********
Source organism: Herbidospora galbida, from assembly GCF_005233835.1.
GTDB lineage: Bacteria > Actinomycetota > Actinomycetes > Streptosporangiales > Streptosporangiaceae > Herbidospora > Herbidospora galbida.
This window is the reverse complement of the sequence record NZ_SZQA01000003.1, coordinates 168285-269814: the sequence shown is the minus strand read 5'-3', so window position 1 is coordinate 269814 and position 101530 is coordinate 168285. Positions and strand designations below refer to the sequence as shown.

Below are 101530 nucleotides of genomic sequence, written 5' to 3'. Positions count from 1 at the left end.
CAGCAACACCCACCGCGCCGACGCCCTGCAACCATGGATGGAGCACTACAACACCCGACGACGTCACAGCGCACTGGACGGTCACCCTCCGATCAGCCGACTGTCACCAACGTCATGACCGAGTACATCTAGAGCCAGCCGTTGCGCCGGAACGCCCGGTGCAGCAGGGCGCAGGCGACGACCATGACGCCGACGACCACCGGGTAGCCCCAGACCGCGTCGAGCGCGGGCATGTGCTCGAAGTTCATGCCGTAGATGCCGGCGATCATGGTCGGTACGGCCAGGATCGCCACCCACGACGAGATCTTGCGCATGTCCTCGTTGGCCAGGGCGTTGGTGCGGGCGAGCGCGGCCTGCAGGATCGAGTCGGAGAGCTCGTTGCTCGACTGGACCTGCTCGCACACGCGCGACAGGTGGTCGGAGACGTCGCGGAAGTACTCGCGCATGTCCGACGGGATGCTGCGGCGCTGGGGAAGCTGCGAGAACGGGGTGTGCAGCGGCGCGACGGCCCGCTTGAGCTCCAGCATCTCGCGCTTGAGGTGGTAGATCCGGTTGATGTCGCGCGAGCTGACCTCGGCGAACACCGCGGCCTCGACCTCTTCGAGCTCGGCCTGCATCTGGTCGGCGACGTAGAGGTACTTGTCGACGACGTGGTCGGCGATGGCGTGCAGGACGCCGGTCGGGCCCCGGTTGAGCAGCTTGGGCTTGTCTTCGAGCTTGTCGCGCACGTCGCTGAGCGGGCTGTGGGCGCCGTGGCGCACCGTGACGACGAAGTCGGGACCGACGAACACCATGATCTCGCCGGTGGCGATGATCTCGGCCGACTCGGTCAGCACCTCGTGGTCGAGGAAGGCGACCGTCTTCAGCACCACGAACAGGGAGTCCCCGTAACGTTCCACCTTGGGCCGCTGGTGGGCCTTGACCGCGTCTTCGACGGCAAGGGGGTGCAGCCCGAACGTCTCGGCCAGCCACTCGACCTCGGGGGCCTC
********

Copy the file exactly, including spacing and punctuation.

Source organism: Herbidospora galbida, from assembly GCF_005233835.1.
GTDB lineage: Bacteria > Actinomycetota > Actinomycetes > Streptosporangiales > Streptosporangiaceae > Herbidospora > Herbidospora galbida.
This window is the reverse complement of the sequence record NZ_SZQA01000003.1, coordinates 168285-269814: the sequence shown is the minus strand read 5'-3', so window position 1 is coordinate 269814 and position 101530 is coordinate 168285. Positions and strand designations below refer to the sequence as shown.

Below are 101530 nucleotides of genomic sequence, written 5' to 3'. Positions count from 1 at the left end.
CAGCAACACCCACCGCGCCGACGCCCTGCAACCATGGATGGAGCACTACAACACCCGACGACGTCACAGCGCACTGGACGGTCACCCTCCGATCAGCCGACTGTCACCAACGTCATGACCGAGTACATCTAGAGCCAGCCGTTGCGCCGGAACGCCCGGTGCAGCAGGGCGCAGGCGACGACCATGACGCCGACGACCACCGGGTAGCCCCAGACCGCGTCGAGCGCGGGCATGTGCTCGAAGTTCATGCCGTAGATGCCGGCGATCATGGTCGGTACGGCCAGGATCGCCACCCACGACGAGATCTTGCGCATGTCCTCGTTGGCCAGGGCGTTGGTGCGGGCGAGCGCGGCCTGCAGGATCGAGTCGGAGAGCTCGTTGCTCGACTGGACCTGCTCGCACACGCGCGACAGGTGGTCGGAGACGTCGCGGAAGTACTCGCGCATGTCCGACGGGATGCTGCGGCGCTGGGGAAGCTGCGAGAACGGGGTGTGCAGCGGCGCGACGGCCCGCTTGAGCTCCAGCATCTCGCGCTTGAGGTGGTAGATCCGGTTGATGTCGCGCGAGCTGACCTCGGCGAACACCGCGGCCTCGACCTCTTCGAGCTCGGCCTGCATCTGGTCGGCGACGTAGAGGTACTTGTCGACGACGTGGTCGGCGATGGCGTGCAGGACGCCGGTCGGGCCCCGGTTGAGCAGCTTGGGCTTGTCTTCGAGCTTGTCGCGCACGTCGCTGAGCGGGCTGTGGGCGCCGTGGCGCACCGTGACGACGAAGTCGGGACCGACGAACACCATGATCTCGCCGGTGGCGATGATCTCGGCCGACTCGGTCAGCACCTCGTGGTCGAGGAAGGCGACCGTCTTCAGCACCACGAACAGGGAGTCCCCGTAACGTTCCACCTTGGGCCGCTGGTGGGCCTTGACCGCGTCTTCGACGGCAAGGGGGTGCAGCCCGAACGTCTCGGCCAGCCACTCGACCTCGGGGGCCTC